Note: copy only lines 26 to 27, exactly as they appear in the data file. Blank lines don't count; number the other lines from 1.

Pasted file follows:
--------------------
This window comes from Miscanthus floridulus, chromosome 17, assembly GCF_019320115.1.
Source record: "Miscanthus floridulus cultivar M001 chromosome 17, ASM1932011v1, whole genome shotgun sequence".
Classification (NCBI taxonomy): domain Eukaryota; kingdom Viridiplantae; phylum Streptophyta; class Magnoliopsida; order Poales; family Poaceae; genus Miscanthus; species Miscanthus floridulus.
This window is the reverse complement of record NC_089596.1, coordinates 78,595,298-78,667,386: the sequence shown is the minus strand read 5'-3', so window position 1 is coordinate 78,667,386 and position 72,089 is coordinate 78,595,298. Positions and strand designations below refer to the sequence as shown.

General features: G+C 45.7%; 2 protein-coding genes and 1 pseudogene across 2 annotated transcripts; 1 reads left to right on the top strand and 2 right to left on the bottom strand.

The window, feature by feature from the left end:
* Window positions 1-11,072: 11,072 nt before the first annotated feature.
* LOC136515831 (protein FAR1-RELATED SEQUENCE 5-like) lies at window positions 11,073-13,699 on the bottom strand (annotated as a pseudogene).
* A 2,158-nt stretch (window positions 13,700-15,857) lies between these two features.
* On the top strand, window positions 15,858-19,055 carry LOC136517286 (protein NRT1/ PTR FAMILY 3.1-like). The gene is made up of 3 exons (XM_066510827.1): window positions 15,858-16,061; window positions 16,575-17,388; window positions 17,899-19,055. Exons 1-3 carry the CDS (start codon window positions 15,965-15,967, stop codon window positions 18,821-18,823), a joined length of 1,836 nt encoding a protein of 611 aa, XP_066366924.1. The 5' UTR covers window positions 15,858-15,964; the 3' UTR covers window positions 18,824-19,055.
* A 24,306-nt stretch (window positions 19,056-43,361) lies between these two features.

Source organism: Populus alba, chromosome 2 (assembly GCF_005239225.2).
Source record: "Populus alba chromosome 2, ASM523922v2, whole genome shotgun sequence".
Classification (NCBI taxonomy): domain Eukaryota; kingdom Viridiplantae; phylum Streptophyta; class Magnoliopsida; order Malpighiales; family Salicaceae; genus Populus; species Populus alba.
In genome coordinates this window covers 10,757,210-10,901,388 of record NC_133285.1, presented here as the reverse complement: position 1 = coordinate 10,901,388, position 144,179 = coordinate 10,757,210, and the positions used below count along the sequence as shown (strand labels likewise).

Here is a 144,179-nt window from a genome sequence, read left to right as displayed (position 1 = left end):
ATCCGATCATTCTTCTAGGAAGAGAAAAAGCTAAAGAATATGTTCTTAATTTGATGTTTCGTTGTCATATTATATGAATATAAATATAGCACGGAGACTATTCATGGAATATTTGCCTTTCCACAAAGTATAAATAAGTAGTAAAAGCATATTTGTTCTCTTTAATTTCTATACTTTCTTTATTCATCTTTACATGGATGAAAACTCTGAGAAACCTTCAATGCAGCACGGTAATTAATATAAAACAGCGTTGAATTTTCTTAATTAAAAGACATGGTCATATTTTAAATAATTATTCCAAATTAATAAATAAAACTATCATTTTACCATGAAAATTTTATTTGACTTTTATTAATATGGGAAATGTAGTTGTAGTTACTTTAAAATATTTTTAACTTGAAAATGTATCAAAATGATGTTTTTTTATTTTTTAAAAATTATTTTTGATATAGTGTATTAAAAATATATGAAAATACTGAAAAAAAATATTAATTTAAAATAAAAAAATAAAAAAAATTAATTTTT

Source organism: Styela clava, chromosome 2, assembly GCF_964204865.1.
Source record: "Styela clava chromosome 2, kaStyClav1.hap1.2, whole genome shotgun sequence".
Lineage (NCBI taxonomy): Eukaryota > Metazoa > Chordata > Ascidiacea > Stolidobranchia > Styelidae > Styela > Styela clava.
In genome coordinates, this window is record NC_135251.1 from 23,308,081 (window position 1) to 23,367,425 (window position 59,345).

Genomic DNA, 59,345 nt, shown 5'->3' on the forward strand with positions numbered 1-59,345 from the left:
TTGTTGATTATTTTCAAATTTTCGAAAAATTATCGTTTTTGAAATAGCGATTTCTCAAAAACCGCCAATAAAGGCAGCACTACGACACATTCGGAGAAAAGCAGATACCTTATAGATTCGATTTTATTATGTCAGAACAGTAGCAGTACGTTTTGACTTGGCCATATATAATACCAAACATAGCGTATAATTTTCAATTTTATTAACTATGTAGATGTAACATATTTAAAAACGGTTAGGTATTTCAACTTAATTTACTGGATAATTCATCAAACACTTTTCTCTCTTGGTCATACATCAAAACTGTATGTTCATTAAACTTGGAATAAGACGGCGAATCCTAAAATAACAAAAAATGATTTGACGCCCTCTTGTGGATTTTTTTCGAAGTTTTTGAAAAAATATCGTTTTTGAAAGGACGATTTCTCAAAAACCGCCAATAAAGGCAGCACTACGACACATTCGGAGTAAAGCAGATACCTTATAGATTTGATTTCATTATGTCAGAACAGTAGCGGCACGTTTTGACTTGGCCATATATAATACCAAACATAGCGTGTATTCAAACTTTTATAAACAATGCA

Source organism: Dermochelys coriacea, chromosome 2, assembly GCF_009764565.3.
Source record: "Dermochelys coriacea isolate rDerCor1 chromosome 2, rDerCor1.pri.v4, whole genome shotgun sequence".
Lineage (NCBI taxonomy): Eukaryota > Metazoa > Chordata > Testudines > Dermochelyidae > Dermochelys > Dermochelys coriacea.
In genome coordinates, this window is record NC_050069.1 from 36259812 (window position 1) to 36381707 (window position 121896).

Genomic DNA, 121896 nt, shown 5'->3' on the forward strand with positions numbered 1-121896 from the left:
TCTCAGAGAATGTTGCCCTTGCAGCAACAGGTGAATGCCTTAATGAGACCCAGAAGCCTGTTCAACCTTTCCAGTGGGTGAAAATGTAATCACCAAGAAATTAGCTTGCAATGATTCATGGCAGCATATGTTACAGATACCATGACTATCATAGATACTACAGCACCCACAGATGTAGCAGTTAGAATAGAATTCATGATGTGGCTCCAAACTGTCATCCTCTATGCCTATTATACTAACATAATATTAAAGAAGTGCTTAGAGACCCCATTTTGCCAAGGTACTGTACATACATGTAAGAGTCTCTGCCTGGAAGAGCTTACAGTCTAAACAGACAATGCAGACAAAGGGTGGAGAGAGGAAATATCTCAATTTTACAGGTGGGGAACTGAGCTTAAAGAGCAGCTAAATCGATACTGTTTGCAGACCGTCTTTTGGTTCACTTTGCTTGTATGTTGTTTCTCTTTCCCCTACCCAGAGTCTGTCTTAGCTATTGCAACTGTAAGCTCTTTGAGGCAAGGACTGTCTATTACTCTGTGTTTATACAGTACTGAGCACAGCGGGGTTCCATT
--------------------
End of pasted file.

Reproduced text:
Lineage (NCBI taxonomy): Eukaryota > Metazoa > Chordata > Testudines > Dermochelyidae > Dermochelys > Dermochelys coriacea.
In genome coordinates, this window is record NC_050069.1 from 36259812 (window position 1) to 36381707 (window position 121896).